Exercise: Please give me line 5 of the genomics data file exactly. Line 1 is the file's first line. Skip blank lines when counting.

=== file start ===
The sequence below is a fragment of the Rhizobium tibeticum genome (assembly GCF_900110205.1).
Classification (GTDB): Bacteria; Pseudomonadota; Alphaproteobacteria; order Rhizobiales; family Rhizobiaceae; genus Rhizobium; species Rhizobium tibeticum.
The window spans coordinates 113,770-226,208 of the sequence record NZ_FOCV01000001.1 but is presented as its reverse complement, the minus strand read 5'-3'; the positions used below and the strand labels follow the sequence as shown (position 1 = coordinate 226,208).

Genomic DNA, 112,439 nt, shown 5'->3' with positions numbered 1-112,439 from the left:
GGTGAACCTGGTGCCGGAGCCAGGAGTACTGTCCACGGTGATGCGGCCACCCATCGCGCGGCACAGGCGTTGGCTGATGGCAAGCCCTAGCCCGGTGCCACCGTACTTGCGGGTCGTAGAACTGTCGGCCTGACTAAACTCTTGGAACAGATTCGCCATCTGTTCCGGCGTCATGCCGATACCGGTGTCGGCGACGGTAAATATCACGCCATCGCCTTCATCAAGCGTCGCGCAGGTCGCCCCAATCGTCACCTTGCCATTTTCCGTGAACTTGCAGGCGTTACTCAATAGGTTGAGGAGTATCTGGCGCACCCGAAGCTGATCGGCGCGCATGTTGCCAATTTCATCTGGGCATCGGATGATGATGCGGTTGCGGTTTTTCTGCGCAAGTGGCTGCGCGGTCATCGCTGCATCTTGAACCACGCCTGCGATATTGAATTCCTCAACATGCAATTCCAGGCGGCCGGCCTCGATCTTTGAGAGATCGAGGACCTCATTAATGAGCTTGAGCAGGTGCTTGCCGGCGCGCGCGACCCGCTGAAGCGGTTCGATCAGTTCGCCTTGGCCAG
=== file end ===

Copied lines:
GGTGAACCTGGTGCCGGAGCCAGGAGTACTGTCCACGGTGATGCGGCCACCCATCGCGCGGCACAGGCGTTGGCTGATGGCAAGCCCTAGCCCGGTGCCACCGTACTTGCGGGTCGTAGAACTGTCGGCCTGACTAAACTCTTGGAACAGATTCGCCATCTGTTCCGGCGTCATGCCGATACCGGTGTCGGCGACGGTAAATATCACGCCATCGCCTTCATCAAGCGTCGCGCAGGTCGCCCCAATCGTCACCTTGCCATTTTCCGTGAACTTGCAGGCGTTACTCAATAGGTTGAGGAGTATCTGGCGCACCCGAAGCTGATCGGCGCGCATGTTGCCAATTTCATCTGGGCATCGGATGATGATGCGGTTGCGGTTTTTCTGCGCAAGTGGCTGCGCGGTCATCGCTGCATCTTGAACCACGCCTGCGATATTGAATTCCTCAACATGCAATTCCAGGCGGCCGGCCTCGATCTTTGAGAGATCGAGGACCTCATTAATGAGCTTGAGCAGGTGCTTGCCGGCGCGCGCGACCCGCTGAAGCGGTTCGATCAGTTCGCCTTGGCCAG